Her wise decision to give time for a story introduction led to a happy memory.

Balance the length of the introduction with the story. I have heard introductions longer than the story! Any introduction over a couple minutes will need strong rationalizations. There are exceptions to any rule. Sometimes a mini story is needed to make way for the longer story.

Ponder What The Story Means To You
Another name for an introduction is a “mindset”. It implies that one must look within first.

All of the reasons that you chose a certain story may not surface as introduction material. However, your tone at the beginning may be influenced by these feelings.

Sometimes we rush to tell a story before understanding why we were drawn to tell it. A perfect answer is not necessary. You may find the answer being “I don’t know” but that would at least proved that you asked yourself the question.

As you gain life experiences, an introduction you used in the past may not be how you feel about the story now. Feel free to change stories as you change.

The current events may convince you to take another route with the introduction. In fact, reminding the audience that you are aware of what they are aware . . .could that be another approach to “mindset”?

Strengthen Lead-ins Without Revealing Plot
I have always appreciated learning trivia before someone tells a story. Perhaps that is why I sometimes love to reveal important symbolism before a tale is told.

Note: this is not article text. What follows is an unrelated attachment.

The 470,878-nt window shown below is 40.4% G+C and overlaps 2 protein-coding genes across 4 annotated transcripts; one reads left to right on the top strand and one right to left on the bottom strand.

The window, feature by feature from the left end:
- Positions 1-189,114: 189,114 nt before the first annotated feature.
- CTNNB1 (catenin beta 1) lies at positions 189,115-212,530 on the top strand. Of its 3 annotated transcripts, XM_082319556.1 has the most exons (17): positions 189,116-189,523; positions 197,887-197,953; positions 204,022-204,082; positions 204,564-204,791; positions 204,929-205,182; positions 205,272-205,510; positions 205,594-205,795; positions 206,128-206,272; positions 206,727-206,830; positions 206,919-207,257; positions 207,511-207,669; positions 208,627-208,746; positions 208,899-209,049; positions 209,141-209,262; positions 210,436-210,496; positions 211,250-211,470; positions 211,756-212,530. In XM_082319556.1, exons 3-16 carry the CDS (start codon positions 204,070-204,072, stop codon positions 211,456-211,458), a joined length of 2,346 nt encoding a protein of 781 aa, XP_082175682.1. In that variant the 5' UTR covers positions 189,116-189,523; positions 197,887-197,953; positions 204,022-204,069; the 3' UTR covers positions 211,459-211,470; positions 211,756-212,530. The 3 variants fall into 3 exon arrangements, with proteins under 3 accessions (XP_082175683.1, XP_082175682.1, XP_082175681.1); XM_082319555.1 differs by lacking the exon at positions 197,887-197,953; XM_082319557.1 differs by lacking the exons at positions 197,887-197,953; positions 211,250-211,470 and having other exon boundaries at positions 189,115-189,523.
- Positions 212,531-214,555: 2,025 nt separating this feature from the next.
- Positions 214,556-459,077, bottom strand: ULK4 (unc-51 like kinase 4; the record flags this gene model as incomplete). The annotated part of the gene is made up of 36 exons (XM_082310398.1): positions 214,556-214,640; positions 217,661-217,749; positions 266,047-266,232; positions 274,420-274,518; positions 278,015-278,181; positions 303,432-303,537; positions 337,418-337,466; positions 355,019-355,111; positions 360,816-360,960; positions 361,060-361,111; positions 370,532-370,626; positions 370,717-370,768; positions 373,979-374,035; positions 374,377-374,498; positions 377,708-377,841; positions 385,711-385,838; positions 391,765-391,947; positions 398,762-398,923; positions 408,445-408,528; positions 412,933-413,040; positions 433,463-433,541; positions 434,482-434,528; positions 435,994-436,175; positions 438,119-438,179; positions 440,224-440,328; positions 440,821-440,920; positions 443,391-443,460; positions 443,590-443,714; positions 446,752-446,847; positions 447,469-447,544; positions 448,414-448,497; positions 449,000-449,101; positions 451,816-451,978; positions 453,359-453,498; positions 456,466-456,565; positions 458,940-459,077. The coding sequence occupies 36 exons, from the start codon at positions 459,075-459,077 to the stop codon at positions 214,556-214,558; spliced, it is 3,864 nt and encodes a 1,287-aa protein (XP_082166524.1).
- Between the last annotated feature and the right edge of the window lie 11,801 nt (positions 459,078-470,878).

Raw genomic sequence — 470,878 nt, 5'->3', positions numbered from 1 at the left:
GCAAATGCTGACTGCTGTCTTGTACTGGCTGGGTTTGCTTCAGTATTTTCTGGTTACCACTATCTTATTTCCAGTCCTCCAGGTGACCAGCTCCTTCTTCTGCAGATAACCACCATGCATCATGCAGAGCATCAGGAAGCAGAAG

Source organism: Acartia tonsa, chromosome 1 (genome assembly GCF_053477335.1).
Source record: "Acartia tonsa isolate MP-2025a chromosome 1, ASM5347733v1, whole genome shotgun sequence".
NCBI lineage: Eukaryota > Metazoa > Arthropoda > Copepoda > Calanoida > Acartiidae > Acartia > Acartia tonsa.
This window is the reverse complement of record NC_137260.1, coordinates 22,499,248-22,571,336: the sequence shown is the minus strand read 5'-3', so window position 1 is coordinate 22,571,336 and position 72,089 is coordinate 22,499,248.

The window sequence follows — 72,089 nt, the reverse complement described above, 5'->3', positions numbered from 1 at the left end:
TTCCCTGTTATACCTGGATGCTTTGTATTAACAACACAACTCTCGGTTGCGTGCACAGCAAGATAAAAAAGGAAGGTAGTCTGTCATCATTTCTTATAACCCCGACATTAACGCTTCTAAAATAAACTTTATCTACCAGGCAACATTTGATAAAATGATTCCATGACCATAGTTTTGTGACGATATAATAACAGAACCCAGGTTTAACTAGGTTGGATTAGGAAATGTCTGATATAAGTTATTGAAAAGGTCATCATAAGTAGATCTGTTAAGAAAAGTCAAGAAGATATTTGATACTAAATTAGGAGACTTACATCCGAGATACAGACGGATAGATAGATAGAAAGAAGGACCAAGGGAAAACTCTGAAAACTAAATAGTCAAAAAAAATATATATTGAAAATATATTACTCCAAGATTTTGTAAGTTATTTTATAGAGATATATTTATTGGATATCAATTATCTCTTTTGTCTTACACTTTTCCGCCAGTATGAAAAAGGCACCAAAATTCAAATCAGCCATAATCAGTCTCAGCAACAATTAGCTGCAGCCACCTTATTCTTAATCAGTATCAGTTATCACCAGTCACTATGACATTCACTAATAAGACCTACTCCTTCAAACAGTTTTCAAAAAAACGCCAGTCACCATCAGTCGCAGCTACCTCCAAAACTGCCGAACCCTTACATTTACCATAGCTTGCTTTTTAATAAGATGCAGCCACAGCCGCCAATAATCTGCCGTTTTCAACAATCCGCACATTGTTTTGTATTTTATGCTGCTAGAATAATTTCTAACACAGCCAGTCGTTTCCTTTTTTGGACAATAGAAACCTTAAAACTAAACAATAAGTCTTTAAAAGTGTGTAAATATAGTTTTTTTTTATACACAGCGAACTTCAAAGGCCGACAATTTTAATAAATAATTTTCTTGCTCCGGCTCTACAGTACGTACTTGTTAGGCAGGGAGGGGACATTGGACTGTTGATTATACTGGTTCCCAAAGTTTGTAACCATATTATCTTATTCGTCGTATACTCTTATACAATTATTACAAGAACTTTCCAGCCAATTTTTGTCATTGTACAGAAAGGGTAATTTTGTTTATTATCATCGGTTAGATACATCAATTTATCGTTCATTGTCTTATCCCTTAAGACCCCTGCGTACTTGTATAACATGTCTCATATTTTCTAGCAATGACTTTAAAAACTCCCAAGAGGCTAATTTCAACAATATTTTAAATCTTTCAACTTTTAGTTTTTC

If the symbol is not a key part of the plot, however, then it may be better suited for commentary and not an introduction. Though, if it gives away how the plot may resolve, then you may want to rethink your need to share that bit of information.

The title itself could give away the ending. If so, then you either may want to change the title to something less revealing or save to share it at the end as a kind of “by the way” after the applause.

Whenever I tell the Iraqi folktale “The Sparrow and His Wife”, I begin by sharing some facts about the Evil Eye. There is an action done at the end of the story that becomes more meaningful if the audience knows this ahead of time. Could the story be fine without the introduction? Yes. But I have already determined my favorite part of the story and would like the Evil Eye explanation at the start so to magnify the possible reactions from the audience at the end.

So the next time you are ready to tell a story, consider the first words that will come out of your mouth.

Your audience—and story—will appreciate it.

Until we tell again,

Rachel Hedman
Professional Storyteller
Tel: (801) 870-5799
Email: info@rachelhedman.com
Family Famine Series Site: http://www.familyfamine.com/